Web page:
- All this talk about retention is really the substitution of a business model for an educational paradigm for what we should be doing in higher education. This counting of students for revenue purposes is just one more insidious example of the corporatization of the academy and I am not having any of it.
- This talk about retention and completion: completion for what? The discussion totally misses the purposes of higher education to which I have dedicated my whole professional life.
- This focus on retention/completion is just one further example of the dumbing down of the academy. And I am not having any part of it.
- Retention is an absolute minimum standard for students. It says nothing about what they are learning; what they can do; what value we have added. Surely we can have a more substantive conversation and resulting set of goals for higher education than this minimalist approach.
- The question shouldn’t be “what can/should we do to retain more students?” It should be: “What can we do to increase student learning?” Or “What would we have to do to create an excellent first year of college? If we did that, we could greatly increase our retention!”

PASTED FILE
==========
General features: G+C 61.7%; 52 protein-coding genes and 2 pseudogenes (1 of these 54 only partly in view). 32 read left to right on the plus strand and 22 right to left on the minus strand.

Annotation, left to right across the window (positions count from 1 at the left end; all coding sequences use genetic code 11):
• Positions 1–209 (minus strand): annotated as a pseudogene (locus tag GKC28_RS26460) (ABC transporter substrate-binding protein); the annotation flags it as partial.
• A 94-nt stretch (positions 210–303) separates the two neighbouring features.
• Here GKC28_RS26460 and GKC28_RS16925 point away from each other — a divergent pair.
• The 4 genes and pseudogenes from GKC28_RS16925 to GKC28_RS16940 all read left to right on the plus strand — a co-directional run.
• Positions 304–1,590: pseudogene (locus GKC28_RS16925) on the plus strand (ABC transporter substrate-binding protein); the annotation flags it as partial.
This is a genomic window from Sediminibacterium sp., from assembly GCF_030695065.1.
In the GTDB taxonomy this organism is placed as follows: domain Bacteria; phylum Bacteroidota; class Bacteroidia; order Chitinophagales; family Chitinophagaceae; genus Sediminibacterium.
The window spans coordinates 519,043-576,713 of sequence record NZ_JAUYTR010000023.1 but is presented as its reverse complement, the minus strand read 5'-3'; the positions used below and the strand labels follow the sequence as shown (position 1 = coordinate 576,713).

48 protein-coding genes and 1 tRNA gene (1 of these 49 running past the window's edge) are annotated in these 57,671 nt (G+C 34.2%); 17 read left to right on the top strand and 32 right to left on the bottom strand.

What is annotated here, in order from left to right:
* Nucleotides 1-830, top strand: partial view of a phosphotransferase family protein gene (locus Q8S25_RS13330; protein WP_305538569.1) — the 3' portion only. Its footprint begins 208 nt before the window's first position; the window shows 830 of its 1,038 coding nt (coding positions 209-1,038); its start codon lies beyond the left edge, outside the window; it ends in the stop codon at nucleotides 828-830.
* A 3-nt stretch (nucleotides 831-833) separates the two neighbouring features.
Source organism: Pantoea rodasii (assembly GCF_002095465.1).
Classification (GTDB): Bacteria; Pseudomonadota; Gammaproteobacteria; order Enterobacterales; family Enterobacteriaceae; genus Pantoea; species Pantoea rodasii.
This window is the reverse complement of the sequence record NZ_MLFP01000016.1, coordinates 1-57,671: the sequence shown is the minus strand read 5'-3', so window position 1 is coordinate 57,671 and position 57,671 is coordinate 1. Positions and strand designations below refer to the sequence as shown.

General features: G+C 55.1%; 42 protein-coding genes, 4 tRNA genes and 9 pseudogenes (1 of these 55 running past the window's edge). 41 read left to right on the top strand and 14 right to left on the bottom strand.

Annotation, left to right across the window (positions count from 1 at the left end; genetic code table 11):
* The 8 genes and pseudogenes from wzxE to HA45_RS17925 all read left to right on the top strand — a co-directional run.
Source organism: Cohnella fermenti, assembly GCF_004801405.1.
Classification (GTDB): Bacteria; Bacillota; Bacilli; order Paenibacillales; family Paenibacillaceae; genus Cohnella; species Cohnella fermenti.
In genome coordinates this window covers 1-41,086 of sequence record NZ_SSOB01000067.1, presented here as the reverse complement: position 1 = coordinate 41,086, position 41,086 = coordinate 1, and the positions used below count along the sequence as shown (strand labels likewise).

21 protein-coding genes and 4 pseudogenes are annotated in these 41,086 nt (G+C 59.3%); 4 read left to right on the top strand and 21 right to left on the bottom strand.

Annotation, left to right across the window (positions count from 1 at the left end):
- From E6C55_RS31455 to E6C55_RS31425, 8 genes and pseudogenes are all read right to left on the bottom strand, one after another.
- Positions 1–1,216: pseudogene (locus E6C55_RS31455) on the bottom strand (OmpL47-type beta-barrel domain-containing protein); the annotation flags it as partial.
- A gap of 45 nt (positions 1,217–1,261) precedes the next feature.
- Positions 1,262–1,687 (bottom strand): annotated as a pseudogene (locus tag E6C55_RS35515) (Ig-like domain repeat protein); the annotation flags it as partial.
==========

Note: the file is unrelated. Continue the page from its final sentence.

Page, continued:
Please do not misunderstand me. I am not blaming my faculty colleagues for not getting on the completion agenda bandwagon. They have thoughtful objections concerns about this focus and must be heard. If we don’t address these ways of looking at our completion agenda challenges we can never be more successful. I understand why many of my colleagues view this student success work in these lights. This is a challenge I embrace. Long live academic freedom so that all of us are more explicit, honest and purposeful about the purposes of higher education. We must constructively address these skeptics about the merits of the completion agenda.
A sign of the institutionalizing of any educational reform movement, of course, is the spreading and deepening of the activity in terms of adoption and success. The “movement” I am most interested in is the so-called “first-year experience” or “college success” or “student success” movements, which I am sometimes credited with launching. I did play a role in that, for sure, but I certainly had a great deal of help, especially from my colleagues at the University of South Carolina, and later from the Institute which I founded.